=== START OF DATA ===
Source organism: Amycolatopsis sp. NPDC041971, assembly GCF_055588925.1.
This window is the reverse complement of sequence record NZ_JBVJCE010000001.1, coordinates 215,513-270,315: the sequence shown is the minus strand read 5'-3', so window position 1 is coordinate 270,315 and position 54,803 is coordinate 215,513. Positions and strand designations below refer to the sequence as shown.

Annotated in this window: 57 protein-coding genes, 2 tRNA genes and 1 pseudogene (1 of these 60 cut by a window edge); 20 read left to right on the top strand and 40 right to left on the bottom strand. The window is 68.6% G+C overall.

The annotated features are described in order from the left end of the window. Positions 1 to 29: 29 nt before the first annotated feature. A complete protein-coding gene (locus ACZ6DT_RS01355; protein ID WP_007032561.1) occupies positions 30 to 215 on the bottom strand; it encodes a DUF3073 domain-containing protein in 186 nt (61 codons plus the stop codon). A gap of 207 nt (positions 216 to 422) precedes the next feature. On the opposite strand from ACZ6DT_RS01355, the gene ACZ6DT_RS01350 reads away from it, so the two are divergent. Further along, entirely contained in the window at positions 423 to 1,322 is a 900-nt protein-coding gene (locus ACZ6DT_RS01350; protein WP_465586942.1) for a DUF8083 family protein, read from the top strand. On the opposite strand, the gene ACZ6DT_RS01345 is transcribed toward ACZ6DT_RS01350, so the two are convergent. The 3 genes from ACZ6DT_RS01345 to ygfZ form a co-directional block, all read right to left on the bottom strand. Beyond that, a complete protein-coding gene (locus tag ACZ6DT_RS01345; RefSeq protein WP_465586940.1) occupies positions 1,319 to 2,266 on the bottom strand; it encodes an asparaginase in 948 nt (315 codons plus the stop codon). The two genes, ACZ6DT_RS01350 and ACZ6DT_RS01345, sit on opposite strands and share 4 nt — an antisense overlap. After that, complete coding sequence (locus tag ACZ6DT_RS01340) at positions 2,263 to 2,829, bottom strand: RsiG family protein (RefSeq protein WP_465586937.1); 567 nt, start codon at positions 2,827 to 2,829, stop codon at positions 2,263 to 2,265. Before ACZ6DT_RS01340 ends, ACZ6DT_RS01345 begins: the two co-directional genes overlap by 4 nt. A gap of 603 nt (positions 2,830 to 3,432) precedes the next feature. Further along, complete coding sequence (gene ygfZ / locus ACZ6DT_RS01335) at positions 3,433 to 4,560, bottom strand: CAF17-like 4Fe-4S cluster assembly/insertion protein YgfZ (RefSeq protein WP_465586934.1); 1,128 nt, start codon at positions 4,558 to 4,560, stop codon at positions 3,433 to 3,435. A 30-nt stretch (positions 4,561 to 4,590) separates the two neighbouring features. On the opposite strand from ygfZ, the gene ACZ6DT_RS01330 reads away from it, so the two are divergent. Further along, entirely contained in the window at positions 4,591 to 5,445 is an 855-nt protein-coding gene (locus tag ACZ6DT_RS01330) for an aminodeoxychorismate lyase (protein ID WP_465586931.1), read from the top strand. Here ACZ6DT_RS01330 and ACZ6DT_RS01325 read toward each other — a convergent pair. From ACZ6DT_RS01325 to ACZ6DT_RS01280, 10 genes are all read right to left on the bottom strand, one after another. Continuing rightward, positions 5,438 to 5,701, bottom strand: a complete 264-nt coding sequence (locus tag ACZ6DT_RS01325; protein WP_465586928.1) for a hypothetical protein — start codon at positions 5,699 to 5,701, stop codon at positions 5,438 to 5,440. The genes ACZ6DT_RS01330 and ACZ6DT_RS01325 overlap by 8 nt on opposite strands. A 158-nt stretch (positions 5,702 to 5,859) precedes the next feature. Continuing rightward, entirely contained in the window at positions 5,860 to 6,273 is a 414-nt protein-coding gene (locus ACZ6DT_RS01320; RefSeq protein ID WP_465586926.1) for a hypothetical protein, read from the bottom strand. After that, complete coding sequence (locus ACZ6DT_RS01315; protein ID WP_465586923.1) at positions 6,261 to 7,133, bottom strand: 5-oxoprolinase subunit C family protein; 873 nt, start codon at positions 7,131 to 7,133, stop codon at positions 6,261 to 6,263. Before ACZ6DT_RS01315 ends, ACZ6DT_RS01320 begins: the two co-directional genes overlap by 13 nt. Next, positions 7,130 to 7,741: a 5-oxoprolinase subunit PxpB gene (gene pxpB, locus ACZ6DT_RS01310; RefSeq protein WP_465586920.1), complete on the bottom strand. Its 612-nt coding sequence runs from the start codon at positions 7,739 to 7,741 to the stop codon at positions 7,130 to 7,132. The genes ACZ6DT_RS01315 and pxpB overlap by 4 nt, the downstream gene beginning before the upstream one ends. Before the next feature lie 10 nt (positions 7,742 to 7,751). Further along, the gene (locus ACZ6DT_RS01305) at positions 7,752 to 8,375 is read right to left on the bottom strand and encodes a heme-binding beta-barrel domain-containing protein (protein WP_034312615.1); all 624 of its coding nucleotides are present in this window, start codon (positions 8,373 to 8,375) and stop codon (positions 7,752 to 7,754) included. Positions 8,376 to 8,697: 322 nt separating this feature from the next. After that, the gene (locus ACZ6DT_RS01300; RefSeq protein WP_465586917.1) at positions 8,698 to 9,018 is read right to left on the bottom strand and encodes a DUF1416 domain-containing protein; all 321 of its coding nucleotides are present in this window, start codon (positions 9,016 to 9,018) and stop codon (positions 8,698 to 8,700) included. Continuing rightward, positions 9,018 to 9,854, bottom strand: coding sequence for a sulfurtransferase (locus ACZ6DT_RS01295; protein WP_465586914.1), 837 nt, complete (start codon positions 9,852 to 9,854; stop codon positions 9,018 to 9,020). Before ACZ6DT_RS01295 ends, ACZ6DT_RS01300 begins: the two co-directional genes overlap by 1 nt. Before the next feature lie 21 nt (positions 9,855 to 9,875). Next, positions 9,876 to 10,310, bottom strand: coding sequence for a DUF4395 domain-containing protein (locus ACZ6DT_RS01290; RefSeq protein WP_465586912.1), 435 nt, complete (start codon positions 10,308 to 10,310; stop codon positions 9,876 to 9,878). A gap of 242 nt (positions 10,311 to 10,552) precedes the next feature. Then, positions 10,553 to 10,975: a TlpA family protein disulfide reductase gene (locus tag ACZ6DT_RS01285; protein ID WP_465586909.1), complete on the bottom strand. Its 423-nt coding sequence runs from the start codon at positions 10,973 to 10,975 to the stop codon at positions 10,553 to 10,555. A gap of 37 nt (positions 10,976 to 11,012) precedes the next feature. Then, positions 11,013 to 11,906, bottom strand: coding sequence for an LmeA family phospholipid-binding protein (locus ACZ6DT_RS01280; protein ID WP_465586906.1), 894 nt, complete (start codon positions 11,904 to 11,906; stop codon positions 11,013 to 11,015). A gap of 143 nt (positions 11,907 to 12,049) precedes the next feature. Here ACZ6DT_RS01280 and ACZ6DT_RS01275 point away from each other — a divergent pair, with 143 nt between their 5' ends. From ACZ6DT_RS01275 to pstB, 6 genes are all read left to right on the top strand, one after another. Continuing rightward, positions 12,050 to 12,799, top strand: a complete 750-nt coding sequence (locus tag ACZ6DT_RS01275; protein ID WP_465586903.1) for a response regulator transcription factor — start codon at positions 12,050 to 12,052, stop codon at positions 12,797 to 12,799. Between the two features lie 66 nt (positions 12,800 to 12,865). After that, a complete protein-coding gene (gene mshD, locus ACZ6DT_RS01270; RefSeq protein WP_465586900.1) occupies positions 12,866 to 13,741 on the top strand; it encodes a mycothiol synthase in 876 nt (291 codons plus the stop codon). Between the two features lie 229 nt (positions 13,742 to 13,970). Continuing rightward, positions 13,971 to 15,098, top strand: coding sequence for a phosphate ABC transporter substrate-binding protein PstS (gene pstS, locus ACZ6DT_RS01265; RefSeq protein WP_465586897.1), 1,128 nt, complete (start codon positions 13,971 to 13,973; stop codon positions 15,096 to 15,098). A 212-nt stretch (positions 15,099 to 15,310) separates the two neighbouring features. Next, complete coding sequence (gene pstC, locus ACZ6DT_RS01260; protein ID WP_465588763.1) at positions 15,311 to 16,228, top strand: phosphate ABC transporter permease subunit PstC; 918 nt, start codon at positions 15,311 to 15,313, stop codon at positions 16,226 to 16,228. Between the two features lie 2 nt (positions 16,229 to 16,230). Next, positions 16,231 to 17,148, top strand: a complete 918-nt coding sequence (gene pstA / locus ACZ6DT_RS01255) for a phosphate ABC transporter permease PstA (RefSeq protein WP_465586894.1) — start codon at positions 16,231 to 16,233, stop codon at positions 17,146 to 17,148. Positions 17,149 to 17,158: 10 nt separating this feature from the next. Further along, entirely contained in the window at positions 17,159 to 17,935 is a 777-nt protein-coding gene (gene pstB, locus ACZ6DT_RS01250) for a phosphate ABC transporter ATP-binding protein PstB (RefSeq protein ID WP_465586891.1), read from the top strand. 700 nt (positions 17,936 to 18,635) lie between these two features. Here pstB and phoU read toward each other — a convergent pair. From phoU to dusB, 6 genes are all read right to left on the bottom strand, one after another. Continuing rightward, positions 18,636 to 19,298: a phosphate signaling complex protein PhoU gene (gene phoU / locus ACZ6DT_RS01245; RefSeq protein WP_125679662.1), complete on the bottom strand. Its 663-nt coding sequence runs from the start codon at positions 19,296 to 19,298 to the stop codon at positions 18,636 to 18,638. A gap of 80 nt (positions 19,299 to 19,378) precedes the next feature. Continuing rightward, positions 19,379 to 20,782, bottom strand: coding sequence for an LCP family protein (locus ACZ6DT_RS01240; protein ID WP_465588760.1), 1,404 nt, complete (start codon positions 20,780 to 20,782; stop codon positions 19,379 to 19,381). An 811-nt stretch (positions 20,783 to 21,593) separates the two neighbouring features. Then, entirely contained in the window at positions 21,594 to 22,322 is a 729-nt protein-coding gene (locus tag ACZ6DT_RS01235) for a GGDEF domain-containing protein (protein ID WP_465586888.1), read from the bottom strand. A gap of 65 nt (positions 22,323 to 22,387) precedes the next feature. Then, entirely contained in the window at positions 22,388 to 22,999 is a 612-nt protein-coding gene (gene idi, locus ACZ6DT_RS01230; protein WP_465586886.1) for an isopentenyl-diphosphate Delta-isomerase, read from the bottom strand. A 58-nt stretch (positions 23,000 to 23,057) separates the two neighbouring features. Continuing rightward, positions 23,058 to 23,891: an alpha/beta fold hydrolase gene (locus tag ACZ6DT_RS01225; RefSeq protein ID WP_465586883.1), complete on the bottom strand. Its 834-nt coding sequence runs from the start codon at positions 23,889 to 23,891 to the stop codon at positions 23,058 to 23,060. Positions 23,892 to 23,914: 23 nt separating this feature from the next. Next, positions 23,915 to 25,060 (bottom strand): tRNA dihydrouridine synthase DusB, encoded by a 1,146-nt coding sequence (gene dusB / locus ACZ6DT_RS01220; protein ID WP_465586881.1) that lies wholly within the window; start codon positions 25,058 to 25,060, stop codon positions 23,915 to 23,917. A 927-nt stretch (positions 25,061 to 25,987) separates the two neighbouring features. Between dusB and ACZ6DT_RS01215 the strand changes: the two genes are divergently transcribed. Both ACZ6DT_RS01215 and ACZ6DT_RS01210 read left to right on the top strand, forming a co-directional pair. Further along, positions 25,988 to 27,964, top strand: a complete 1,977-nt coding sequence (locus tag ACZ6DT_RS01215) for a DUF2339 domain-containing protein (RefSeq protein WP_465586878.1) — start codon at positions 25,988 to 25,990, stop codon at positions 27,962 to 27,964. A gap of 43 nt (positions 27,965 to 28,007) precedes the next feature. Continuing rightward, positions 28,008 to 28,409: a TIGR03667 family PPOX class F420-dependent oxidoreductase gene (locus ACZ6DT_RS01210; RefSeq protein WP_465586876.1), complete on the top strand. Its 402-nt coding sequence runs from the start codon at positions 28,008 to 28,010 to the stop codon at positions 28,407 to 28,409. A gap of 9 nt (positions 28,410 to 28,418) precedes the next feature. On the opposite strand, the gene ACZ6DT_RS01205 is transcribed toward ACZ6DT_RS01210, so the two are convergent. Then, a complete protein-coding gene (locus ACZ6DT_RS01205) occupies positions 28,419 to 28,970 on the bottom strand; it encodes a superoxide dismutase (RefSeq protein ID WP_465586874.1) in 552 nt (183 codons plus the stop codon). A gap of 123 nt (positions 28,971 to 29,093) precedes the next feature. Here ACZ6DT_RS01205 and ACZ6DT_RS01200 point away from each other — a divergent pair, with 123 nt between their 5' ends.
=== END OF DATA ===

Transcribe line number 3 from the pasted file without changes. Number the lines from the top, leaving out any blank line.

Annotated in this window: 57 protein-coding genes, 2 tRNA genes and 1 pseudogene (1 of these 60 cut by a window edge); 20 read left to right on the top strand and 40 right to left on the bottom strand. The window is 68.6% G+C overall.